At the subway, I had trouble getting my card to work. My husband helped me and when I went through the turnstile, I wasn't sure if it clicked. I am guessing that it didn't because when my husband started to come through, he had trouble. When he tried again, his card wouldn't work as it showed as being used. A passer-by suggested he go to the other side to the manned ticket booth. After my husband left, the passer-by told me that he sometimes has trouble with his 30 day card and that he didn't think it was my fault. It was a long wait for my husband to get in and then go through the line. They evidently had him try again and it didn't work again. He got back in line a second time and eventually we were good to go.

    While waiting for the train, my husband pointed out Canal Street on the subway map to two young men. He later told me that he'd overheard them asking the ticket agent if she spoke French (no) and then for directions to Chinatown. She told them to get off at Canal Street - which could have been hard to find on a map full of unfamiliar words.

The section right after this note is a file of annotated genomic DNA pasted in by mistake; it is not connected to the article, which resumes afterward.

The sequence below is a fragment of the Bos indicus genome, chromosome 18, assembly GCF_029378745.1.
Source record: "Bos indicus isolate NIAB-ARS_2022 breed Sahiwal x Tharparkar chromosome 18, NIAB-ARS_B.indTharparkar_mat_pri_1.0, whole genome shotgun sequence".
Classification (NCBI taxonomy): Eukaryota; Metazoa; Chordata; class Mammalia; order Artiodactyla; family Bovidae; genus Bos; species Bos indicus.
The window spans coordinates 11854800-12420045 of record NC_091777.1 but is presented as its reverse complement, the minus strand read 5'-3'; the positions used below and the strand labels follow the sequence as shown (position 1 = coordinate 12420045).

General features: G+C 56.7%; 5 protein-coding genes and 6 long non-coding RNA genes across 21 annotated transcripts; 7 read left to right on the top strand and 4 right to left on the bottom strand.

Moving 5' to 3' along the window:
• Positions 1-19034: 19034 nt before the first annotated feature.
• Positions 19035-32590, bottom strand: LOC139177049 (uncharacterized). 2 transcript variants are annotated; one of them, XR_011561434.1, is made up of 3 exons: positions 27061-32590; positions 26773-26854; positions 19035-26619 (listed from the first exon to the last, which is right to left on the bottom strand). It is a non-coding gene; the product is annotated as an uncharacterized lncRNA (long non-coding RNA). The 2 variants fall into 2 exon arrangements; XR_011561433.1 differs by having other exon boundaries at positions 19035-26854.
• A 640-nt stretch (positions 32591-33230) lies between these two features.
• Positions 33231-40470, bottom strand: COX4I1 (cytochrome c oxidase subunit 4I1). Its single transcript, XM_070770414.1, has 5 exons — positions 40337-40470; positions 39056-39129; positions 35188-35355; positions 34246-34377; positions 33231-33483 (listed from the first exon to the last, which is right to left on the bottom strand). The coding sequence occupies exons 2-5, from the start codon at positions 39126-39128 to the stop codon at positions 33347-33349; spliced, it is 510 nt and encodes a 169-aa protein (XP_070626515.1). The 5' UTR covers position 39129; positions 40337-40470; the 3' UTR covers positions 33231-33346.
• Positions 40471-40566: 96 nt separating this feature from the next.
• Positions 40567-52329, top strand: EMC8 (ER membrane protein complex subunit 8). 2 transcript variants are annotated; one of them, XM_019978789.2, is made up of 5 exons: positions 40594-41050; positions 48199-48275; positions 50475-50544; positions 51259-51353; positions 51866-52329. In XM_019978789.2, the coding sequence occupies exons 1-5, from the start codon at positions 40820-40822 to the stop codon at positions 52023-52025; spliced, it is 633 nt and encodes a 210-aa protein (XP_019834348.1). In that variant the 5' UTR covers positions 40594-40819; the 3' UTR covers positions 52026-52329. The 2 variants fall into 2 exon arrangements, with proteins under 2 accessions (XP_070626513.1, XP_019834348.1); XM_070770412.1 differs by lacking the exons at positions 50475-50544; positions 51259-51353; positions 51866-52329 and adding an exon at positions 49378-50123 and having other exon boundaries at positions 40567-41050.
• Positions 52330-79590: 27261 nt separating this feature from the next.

My husband told me that we needed to get off at 4th Street. When he told me it was time to get off, the young man that I was sitting next to queried whether we actually wanted to get off at 4th. We said yes and then realized that we were starting to get off at 14th. Oops. Perhaps we would have noticed before disembarking, but it was certainly nice of the man to help us out.

    The walk from the station took us past Washington Park. As we walked, I became more and more exhausted and wasn't sure if I could make it. I finally asked my husband to consult a map to see whether it would be closer to continue on or go back to the subway and the hotel. Although still some distance, it would have been further to go back. I later checked Google maps and found that the walk was about a mile and a half.